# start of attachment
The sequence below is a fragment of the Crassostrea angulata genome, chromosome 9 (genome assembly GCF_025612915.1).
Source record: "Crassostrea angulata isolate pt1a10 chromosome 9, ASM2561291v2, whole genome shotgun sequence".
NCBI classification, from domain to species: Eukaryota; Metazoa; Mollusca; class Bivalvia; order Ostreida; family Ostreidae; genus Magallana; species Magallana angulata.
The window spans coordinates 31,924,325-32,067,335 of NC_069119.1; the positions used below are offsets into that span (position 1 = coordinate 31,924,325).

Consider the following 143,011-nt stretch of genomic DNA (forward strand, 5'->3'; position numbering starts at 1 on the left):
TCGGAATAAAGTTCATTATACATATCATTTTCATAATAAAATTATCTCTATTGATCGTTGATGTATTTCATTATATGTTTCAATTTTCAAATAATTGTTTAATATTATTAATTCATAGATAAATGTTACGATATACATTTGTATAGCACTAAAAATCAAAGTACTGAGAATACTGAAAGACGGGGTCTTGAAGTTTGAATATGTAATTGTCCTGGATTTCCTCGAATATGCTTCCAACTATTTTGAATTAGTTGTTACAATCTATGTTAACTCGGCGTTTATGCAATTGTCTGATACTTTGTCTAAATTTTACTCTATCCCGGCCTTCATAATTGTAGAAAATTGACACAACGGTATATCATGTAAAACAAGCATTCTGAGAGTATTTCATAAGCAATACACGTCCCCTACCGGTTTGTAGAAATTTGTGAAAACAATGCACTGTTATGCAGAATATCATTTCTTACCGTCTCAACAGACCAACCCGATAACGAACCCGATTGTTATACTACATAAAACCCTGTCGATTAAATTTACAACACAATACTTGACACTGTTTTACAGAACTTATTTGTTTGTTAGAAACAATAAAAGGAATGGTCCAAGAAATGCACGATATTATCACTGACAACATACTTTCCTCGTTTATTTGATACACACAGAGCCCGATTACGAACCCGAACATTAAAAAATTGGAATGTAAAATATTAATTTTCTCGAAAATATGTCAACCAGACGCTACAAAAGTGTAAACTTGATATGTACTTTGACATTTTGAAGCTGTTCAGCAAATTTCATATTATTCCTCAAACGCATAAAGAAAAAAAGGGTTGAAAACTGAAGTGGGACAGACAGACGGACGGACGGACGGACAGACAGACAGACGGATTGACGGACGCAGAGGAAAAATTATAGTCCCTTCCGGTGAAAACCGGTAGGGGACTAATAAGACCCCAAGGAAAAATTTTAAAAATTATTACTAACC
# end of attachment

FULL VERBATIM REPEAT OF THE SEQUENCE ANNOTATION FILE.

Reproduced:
The sequence below is a fragment of the Crassostrea angulata genome, chromosome 9 (genome assembly GCF_025612915.1).
Source record: "Crassostrea angulata isolate pt1a10 chromosome 9, ASM2561291v2, whole genome shotgun sequence".
NCBI classification, from domain to species: Eukaryota; Metazoa; Mollusca; class Bivalvia; order Ostreida; family Ostreidae; genus Magallana; species Magallana angulata.
The window spans coordinates 31,924,325-32,067,335 of NC_069119.1; the positions used below are offsets into that span (position 1 = coordinate 31,924,325).

Consider the following 143,011-nt stretch of genomic DNA (forward strand, 5'->3'; position numbering starts at 1 on the left):
TCGGAATAAAGTTCATTATACATATCATTTTCATAATAAAATTATCTCTATTGATCGTTGATGTATTTCATTATATGTTTCAATTTTCAAATAATTGTTTAATATTATTAATTCATAGATAAATGTTACGATATACATTTGTATAGCACTAAAAATCAAAGTACTGAGAATACTGAAAGACGGGGTCTTGAAGTTTGAATATGTAATTGTCCTGGATTTCCTCGAATATGCTTCCAACTATTTTGAATTAGTTGTTACAATCTATGTTAACTCGGCGTTTATGCAATTGTCTGATACTTTGTCTAAATTTTACTCTATCCCGGCCTTCATAATTGTAGAAAATTGACACAACGGTATATCATGTAAAACAAGCATTCTGAGAGTATTTCATAAGCAATACACGTCCCCTACCGGTTTGTAGAAATTTGTGAAAACAATGCACTGTTATGCAGAATATCATTTCTTACCGTCTCAACAGACCAACCCGATAACGAACCCGATTGTTATACTACATAAAACCCTGTCGATTAAATTTACAACACAATACTTGACACTGTTTTACAGAACTTATTTGTTTGTTAGAAACAATAAAAGGAATGGTCCAAGAAATGCACGATATTATCACTGACAACATACTTTCCTCGTTTATTTGATACACACAGAGCCCGATTACGAACCCGAACATTAAAAAATTGGAATGTAAAATATTAATTTTCTCGAAAATATGTCAACCAGACGCTACAAAAGTGTAAACTTGATATGTACTTTGACATTTTGAAGCTGTTCAGCAAATTTCATATTATTCCTCAAACGCATAAAGAAAAAAAGGGTTGAAAACTGAAGTGGGACAGACAGACGGACGGACGGACGGACAGACAGACAGACGGATTGACGGACGCAGAGGAAAAATTATAGTCCCTTCCGGTGAAAACCGGTAGGGGACTAATAAGACCCCAAGGAAAAATTTTAAAAATTATTACTAACC